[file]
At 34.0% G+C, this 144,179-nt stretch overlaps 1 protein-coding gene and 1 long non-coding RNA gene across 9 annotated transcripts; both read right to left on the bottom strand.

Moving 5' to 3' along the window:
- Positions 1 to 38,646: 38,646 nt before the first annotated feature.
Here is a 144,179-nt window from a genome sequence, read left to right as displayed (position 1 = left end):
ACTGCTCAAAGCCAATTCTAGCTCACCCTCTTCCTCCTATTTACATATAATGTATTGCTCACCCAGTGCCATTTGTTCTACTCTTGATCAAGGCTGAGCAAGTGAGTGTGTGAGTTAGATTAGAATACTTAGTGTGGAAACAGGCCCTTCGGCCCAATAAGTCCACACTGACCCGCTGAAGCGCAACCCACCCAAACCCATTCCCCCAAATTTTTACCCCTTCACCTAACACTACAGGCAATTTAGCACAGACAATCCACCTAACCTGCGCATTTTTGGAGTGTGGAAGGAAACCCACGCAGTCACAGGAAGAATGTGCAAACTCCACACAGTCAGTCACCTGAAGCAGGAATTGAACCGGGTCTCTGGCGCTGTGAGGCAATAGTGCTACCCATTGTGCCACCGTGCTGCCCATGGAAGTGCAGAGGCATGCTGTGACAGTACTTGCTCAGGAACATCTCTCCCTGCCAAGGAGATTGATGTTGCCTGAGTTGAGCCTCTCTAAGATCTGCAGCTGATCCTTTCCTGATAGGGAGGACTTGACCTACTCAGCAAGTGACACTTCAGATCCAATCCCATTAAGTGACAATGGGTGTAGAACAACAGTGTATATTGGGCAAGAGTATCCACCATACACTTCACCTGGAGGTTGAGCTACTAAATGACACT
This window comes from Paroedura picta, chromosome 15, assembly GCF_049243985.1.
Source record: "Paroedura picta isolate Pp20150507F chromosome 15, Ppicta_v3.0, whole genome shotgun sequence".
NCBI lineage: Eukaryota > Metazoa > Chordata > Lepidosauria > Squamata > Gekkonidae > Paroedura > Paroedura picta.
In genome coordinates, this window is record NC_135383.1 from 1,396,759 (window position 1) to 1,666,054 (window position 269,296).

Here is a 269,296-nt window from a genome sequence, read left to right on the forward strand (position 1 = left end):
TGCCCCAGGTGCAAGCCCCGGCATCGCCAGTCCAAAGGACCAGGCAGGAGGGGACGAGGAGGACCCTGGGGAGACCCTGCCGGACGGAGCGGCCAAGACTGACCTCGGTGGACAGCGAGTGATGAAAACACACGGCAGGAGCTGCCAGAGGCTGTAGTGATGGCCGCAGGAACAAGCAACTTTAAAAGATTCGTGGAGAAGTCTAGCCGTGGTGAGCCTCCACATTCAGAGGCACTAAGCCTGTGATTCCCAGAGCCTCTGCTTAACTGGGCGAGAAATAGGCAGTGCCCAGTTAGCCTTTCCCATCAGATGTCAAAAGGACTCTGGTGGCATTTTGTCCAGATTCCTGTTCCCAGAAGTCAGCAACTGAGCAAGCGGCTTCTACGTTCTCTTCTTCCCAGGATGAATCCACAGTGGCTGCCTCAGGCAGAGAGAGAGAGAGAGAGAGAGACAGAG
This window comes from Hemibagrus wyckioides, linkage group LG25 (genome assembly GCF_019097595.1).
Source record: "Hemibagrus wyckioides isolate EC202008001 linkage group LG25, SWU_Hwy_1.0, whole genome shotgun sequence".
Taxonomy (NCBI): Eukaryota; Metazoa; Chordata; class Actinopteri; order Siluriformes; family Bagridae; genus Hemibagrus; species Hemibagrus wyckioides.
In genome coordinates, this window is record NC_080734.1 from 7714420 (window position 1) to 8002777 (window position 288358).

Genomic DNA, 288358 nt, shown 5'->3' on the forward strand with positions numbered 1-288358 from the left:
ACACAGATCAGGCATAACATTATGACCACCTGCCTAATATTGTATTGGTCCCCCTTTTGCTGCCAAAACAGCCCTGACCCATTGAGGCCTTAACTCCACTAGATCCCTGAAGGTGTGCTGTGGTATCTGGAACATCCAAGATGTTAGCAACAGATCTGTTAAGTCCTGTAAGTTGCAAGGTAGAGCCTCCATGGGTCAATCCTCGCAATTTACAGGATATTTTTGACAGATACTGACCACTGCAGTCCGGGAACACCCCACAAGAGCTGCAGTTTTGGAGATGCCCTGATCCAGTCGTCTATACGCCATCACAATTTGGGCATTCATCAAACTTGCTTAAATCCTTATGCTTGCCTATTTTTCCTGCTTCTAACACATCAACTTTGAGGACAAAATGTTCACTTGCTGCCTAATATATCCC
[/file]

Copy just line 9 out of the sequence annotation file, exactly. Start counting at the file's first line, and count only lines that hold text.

In genome coordinates, this window is record NC_135383.1 from 1,396,759 (window position 1) to 1,666,054 (window position 269,296).